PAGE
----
Electronic cigarettes are the latest vice that is turning into a two-edged sword — probably as beneficial for some as it is detrimental to others.
When e-cigarettes burst on the scene several years ago, they were touted as a way to possibly wean smokers off their nicotine addiction, or at least give them a safer delivery mechanism for the legal drug — kind of like nicotine gum or nicotine patches.
Problem is, though, that kids have gotten turned onto them, too. And businesses doing what businesses do, when they see a potentially huge market for their product, they exploit it. The manufacturers of e-cigarettes — some of which also make the old-fashioned kind — have introduced flavors to make them more palatable to young people, even though e-cigarettes are not supposed to be sold to anyone under the age of 18.
Hooking kids onto nicotine has been a long-term strategy of traditional cigarettes and now e-cigarettes. The makers know that if they don’t get people to start smoking when they are young, the odds are that they will never pick up the habit.
It is stunning and alarming how fast e-cigarette usage is growing. One brand, Juul, was only introduced in 2015. It now controls an estimated 70 percent of the U.S. market. It does a lot of its advertising on Instagram and other social media channels that are particularly popular with young people.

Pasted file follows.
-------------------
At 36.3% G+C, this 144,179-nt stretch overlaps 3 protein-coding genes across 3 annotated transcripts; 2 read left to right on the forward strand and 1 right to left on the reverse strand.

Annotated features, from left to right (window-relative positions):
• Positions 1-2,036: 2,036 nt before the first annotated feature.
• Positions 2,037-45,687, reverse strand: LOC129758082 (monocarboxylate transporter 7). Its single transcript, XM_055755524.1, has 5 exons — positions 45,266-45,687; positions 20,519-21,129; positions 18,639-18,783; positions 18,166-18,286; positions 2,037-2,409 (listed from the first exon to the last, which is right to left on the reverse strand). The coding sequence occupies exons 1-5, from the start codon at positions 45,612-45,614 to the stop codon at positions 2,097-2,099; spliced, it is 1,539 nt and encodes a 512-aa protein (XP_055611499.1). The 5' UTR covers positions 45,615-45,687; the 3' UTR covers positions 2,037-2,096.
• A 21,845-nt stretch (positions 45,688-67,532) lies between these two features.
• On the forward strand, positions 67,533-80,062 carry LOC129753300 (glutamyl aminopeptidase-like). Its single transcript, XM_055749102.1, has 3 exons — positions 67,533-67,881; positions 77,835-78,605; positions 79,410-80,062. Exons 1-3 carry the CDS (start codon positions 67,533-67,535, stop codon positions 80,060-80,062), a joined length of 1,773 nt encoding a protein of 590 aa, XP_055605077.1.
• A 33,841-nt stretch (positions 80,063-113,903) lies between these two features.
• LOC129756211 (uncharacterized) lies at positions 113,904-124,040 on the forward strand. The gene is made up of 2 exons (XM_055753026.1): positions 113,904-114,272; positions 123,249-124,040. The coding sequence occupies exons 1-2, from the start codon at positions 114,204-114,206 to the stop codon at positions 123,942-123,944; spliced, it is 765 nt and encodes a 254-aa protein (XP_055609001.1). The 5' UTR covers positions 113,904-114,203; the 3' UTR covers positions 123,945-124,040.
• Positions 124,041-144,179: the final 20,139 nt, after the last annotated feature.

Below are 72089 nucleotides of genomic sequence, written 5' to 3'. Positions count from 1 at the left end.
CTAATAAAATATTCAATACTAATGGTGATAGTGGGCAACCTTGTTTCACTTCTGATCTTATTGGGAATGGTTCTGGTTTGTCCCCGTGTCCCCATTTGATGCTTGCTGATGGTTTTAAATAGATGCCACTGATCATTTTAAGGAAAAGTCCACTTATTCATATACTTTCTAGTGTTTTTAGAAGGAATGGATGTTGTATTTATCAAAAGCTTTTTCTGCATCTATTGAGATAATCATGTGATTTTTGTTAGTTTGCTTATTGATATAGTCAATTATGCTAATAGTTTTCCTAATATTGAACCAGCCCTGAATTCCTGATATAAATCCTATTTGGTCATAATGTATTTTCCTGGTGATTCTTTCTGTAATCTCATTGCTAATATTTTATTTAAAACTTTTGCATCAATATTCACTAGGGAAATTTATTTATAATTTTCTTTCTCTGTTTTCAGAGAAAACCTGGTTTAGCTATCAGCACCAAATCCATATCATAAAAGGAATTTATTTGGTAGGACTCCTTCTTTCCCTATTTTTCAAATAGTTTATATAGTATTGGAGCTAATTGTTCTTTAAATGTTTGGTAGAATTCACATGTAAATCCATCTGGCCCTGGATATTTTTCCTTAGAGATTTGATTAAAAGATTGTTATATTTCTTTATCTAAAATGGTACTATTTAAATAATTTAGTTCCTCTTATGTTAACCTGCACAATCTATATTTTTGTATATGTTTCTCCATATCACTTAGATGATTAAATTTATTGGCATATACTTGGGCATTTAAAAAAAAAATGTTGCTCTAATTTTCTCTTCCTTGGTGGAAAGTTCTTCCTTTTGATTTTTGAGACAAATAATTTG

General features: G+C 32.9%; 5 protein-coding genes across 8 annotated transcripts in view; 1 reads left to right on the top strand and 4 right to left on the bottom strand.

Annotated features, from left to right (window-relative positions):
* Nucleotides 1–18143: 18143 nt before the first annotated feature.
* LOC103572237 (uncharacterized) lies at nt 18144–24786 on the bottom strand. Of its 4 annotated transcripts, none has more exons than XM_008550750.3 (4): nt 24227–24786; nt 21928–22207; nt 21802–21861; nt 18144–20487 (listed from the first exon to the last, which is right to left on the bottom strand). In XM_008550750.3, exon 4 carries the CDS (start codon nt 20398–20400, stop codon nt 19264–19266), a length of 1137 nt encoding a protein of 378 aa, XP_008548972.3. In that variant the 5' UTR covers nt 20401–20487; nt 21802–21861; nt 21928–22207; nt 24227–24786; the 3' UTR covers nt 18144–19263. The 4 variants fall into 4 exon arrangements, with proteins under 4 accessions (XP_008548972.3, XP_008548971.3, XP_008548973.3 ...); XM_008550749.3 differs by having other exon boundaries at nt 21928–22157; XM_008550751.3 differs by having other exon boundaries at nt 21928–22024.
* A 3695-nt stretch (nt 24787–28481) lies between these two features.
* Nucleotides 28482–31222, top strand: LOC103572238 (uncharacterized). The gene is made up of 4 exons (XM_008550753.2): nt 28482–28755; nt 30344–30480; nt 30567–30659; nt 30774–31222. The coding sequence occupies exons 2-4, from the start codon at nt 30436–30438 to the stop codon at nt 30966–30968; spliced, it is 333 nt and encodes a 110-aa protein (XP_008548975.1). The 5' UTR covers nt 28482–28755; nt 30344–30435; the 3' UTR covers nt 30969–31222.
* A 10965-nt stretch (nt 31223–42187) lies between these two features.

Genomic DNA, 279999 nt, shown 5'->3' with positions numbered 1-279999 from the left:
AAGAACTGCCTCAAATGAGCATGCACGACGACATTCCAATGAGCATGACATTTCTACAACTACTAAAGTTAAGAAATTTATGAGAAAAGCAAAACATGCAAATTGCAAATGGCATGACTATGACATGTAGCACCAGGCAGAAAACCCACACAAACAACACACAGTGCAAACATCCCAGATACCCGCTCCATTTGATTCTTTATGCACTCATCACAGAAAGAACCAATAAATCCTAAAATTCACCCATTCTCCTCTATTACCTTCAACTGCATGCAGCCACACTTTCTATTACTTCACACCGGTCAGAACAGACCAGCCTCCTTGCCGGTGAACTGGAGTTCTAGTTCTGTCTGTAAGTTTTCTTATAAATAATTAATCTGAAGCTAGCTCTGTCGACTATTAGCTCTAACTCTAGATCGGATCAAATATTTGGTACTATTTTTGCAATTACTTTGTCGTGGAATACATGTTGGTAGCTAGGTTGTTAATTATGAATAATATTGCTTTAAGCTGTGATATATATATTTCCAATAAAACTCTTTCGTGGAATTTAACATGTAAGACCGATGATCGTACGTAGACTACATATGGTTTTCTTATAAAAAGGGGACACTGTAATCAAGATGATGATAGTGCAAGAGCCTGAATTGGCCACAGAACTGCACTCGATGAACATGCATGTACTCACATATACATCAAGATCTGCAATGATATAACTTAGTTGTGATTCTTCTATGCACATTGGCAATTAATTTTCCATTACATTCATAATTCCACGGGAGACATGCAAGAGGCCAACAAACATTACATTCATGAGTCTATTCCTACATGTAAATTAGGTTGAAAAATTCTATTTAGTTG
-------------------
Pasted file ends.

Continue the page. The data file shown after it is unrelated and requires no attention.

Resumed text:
Researchers don’t know yet what the long-term health repercussions are from e-cigarettes, but nicotine, no matter how it’s delivered, is bad for developing brains. It’s also feared that e-cigarettes are a gateway to the real thing and its multiple carcinogens. Kids also have found another use for the battery-powered devices that vaporize nicotine. They’re using them to smoke marijuana.
All of this points to the need for much stricter regulations. The U.S. Food and Drug Adminstration has given the largest manufacturers of e-cigarettes 60 days to produce plans to stop underage use of their products.
Don’t count on those plans being sincere. If these companies really were not going after the youth market, they would have never introduced flavorings.